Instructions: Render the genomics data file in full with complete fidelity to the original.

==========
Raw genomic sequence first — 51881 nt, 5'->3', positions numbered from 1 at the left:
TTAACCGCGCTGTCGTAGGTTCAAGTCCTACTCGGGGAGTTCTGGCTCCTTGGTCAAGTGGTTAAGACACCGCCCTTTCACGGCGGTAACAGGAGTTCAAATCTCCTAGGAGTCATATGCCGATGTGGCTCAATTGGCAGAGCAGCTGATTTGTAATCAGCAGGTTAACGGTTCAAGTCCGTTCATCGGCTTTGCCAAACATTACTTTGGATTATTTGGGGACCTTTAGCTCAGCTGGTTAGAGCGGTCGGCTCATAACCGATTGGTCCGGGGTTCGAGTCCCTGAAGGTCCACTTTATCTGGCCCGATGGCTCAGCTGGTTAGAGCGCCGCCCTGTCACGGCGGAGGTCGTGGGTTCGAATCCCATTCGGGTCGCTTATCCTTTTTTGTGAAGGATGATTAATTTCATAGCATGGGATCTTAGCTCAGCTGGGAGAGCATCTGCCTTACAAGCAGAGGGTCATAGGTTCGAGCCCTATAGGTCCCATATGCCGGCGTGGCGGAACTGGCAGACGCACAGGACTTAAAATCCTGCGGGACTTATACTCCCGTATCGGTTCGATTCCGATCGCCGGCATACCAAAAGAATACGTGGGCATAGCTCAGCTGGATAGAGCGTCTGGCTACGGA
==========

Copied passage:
Raw genomic sequence first — 51881 nt, 5'->3', positions numbered from 1 at the left:
TTAACCGCGCTGTCGTAGGTTCAAGTCCTACTCGGGGAGTTCTGGCTCCTTGGTCAAGTGGTTAAGACACCGCCCTTTCACGGCGGTAACAGGAGTTCAAATCTCCTAGGAGTCATATGCCGATGTGGCTCAATTGGCAGAGCAGCTGATTTGTAATCAGCAGGTTAACGGTTCAAGTCCGTTCATCGGCTTTGCCAAACATTACTTTGGATTATTTGGGGACCTTTAGCTCAGCTGGTTAGAGCGGTCGGCTCATAACCGATTGGTCCGGGGTTCGAGTCCCTGAAGGTCCACTTTATCTGGCCCGATGGCTCAGCTGGTTAGAGCGCCGCCCTGTCACGGCGGAGGTCGTGGGTTCGAATCCCATTCGGGTCGCTTATCCTTTTTTGTGAAGGATGATTAATTTCATAGCATGGGATCTTAGCTCAGCTGGGAGAGCATCTGCCTTACAAGCAGAGGGTCATAGGTTCGAGCCCTATAGGTCCCATATGCCGGCGTGGCGGAACTGGCAGACGCACAGGACTTAAAATCCTGCGGGACTTATACTCCCGTATCGGTTCGATTCCGATCGCCGGCATACCAAAAGAATACGTGGGCATAGCTCAGCTGGATAGAGCGTCTGGCTACGGA